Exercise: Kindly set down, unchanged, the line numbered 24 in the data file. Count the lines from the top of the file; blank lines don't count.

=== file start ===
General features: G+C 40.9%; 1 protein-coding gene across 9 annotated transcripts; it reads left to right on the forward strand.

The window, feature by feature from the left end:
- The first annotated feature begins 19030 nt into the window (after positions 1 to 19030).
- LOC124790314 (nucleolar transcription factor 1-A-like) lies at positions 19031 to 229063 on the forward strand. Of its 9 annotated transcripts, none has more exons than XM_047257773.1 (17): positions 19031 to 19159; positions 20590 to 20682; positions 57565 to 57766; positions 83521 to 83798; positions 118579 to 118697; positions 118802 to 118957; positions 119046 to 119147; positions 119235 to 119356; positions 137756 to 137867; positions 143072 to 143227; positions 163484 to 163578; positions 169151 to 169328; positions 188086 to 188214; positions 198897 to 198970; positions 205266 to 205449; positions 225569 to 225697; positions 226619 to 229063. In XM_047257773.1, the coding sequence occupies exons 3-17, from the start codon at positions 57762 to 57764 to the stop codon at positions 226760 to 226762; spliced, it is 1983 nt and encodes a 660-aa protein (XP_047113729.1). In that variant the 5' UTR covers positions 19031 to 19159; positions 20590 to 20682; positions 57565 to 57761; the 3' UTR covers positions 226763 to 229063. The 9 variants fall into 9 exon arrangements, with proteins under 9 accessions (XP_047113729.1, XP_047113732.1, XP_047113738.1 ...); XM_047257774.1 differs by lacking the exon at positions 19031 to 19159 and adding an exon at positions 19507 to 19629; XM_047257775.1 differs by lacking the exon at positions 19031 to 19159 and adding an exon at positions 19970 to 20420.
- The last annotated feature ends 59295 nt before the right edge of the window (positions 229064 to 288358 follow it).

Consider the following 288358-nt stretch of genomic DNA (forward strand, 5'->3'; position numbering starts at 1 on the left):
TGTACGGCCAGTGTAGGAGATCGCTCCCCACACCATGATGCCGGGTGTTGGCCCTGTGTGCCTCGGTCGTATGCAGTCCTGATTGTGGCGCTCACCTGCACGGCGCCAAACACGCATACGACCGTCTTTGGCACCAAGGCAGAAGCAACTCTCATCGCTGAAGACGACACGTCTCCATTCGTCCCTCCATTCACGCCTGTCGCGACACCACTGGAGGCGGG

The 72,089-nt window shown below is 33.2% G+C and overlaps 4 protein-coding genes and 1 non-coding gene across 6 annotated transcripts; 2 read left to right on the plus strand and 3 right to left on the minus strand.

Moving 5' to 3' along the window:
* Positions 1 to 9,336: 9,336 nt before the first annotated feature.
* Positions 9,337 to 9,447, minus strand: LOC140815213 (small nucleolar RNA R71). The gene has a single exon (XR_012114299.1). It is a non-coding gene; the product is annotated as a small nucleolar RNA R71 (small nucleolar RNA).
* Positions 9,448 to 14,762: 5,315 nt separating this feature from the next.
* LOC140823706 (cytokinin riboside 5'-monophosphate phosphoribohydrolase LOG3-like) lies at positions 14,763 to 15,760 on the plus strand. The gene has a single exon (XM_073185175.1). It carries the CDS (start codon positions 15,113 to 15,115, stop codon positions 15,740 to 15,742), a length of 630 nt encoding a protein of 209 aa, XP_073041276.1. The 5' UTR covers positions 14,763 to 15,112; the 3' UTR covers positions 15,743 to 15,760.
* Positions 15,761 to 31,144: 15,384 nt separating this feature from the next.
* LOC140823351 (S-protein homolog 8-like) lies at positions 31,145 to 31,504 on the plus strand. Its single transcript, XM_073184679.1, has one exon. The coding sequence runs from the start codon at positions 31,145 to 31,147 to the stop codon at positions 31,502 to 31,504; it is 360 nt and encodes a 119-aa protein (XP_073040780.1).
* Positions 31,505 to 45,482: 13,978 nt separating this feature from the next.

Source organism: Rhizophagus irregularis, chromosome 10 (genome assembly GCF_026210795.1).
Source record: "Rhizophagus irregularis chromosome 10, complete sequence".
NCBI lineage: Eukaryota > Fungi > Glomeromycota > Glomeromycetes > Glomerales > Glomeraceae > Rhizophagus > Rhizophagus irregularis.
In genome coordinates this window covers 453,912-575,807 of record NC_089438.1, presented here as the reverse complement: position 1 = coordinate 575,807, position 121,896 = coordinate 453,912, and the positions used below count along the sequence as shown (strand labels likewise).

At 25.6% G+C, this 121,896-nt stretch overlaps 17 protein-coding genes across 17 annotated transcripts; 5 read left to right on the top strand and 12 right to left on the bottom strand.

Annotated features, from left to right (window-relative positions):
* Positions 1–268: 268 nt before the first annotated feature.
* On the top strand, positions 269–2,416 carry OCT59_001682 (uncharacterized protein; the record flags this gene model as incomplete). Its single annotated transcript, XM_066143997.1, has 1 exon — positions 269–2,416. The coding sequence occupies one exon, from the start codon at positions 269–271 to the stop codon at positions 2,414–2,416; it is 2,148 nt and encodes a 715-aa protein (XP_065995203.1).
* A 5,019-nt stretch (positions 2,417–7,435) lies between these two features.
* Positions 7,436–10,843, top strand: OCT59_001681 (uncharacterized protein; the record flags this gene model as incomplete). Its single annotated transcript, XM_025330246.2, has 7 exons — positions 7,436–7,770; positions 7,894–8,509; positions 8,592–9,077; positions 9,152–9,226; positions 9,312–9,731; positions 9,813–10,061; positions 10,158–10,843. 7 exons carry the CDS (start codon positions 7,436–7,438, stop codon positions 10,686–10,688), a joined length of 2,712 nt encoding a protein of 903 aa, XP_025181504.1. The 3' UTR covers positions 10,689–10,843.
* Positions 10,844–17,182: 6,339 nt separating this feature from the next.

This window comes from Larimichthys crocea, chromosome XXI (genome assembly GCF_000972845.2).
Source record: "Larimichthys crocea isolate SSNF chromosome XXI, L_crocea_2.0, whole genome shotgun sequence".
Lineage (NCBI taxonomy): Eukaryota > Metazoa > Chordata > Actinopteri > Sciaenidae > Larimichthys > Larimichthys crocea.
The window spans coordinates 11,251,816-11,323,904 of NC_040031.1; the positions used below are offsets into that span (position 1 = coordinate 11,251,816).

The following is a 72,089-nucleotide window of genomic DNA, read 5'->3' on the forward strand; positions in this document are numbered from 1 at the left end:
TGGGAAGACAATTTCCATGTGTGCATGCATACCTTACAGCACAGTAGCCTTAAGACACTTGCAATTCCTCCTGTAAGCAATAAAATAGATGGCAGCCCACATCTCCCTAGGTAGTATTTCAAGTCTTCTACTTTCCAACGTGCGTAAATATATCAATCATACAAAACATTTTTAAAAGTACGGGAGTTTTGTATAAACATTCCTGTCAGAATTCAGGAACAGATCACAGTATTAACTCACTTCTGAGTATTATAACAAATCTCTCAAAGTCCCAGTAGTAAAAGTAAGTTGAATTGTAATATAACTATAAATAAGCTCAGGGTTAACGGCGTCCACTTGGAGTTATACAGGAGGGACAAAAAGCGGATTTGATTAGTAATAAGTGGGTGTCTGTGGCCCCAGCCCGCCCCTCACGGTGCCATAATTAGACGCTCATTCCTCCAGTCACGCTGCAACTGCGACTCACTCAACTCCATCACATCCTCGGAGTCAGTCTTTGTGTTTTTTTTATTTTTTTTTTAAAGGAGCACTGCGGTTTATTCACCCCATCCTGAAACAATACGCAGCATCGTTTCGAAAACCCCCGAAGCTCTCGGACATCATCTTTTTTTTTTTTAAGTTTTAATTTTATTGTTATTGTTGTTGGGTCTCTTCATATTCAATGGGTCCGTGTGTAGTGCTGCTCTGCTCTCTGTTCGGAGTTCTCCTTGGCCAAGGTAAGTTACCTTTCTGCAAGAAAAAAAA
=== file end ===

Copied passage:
* On the top strand, positions 269–2,416 carry OCT59_001682 (uncharacterized protein; the record flags this gene model as incomplete). Its single annotated transcript, XM_066143997.1, has 1 exon — positions 269–2,416. The coding sequence occupies one exon, from the start codon at positions 269–271 to the stop codon at positions 2,414–2,416; it is 2,148 nt and encodes a 715-aa protein (XP_065995203.1).